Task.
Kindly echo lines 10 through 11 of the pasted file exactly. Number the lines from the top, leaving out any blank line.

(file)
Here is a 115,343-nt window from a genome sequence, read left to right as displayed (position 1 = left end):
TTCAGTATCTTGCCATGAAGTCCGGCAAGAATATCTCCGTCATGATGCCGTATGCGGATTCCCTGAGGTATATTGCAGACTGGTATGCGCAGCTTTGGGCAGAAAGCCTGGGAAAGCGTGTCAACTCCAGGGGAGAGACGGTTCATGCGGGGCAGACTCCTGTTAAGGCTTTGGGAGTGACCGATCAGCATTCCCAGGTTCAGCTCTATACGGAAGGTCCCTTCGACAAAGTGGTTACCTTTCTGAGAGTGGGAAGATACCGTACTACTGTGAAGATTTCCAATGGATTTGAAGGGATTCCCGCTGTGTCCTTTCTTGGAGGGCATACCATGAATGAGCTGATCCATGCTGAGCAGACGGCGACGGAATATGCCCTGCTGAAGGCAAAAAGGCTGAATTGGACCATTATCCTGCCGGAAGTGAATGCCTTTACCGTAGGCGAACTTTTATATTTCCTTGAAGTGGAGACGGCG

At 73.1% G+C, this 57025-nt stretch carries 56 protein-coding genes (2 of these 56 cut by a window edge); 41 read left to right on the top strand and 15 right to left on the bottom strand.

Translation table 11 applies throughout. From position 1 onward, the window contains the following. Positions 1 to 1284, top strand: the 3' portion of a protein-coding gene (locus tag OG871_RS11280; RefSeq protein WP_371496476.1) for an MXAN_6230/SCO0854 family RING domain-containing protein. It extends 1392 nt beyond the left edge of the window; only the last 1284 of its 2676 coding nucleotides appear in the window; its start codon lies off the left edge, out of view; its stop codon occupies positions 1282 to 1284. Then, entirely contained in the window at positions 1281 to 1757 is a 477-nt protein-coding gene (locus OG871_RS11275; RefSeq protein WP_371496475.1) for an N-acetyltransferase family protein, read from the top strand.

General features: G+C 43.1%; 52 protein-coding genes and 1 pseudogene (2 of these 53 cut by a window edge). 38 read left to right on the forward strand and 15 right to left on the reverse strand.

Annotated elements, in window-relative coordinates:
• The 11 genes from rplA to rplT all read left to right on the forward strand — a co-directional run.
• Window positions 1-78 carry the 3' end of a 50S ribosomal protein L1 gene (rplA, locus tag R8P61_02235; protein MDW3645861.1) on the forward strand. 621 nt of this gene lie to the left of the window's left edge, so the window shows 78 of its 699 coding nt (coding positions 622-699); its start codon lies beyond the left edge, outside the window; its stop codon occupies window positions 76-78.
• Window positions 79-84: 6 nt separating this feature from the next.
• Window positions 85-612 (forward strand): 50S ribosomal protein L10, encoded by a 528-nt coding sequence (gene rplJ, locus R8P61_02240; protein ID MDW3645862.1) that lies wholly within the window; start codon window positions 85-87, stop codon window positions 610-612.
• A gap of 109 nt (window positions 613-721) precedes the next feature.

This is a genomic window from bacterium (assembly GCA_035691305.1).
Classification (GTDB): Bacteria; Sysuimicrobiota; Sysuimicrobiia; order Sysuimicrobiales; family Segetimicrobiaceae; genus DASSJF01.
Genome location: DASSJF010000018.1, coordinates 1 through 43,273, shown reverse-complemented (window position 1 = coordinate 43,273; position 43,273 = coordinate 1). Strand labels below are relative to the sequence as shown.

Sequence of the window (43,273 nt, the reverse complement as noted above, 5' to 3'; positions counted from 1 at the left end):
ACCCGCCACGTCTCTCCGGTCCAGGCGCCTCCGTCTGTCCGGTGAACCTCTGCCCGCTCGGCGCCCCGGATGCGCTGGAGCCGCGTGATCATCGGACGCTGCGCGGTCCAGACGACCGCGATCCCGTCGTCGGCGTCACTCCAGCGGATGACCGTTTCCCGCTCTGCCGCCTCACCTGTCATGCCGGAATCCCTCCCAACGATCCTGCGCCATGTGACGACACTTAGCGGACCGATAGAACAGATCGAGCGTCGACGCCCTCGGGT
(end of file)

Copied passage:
• Window positions 85-612 (forward strand): 50S ribosomal protein L10, encoded by a 528-nt coding sequence (gene rplJ, locus R8P61_02240; protein ID MDW3645862.1) that lies wholly within the window; start codon window positions 85-87, stop codon window positions 610-612.
• A gap of 109 nt (window positions 613-721) precedes the next feature.